Written by Michael Rosen, illustrated by Quentin Blake.
Published by Candlewick Press, 2004
Ages: 5 – adult
Themes: Loss, grief, sadness
Opening/Synopsis: “This is me being sad. Maybe you think I am happy in this picture. Really I’m sad but pretending I am happy. I am doing this because I think people won’t like me if I look sad.”
This page is cleverly illustrated with a hallmark Quentin Blake Portrait of Rosen, where, I believe even young children will see beyond the smile! Some pages are all grey, others have subtle pastel coloring. This is an autobiographical, honest, heart-wrenching walk through the pain of losing a child. There are moments of dark despair. There are tender memories. There is emptiness. There is loneliness.
“Sometimes I don’t want to talk about it. Not to anyone. No One. No one at all. I just want to think about it on my own. because it is mine. And no one else’s.”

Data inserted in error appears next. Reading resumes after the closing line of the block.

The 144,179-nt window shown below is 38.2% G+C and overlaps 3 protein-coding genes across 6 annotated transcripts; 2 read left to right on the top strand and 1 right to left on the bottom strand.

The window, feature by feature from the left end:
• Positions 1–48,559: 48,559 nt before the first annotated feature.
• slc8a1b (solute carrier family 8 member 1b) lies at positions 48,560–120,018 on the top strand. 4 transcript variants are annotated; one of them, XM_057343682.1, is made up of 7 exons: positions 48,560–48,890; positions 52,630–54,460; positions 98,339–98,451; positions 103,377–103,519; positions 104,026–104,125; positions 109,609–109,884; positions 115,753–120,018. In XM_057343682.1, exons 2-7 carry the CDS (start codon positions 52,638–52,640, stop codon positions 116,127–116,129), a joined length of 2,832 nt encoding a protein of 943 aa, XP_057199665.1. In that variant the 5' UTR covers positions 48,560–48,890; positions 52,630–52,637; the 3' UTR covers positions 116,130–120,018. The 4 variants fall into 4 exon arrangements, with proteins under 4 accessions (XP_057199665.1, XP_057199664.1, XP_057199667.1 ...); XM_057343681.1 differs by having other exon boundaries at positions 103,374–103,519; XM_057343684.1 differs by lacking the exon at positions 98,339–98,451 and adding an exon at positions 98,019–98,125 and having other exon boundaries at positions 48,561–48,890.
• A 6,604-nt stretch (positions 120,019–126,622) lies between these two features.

There is comfort, anger, family, effort, shame and very real pain, and maybe, a faint glimmer of light at the end.
Why I like this book: I would recommend this to any child, teen or adult who has lost anyone close. It is as raw and real as it comes, but full of dignity and value. It isn’t an easy read, but it has Rosen’s poetic power married with Blake’s beautiful brush strokes, that weep across the pages. This is a book for all!
“Who is sad? Sad is anyone. It comes along and finds you.” `
This is all of us!
Resources/Activities: Be prepared to talk, sit in silence, listen, answer questions and cry! and maybe reread it.
To see a complete listing of all the Perfect Picture Books with resources, please visit author Susanna Leonard Hill’s Perfect Picture Books. Or click on the Perfect Picture Book Fridays badge in the right sidebar.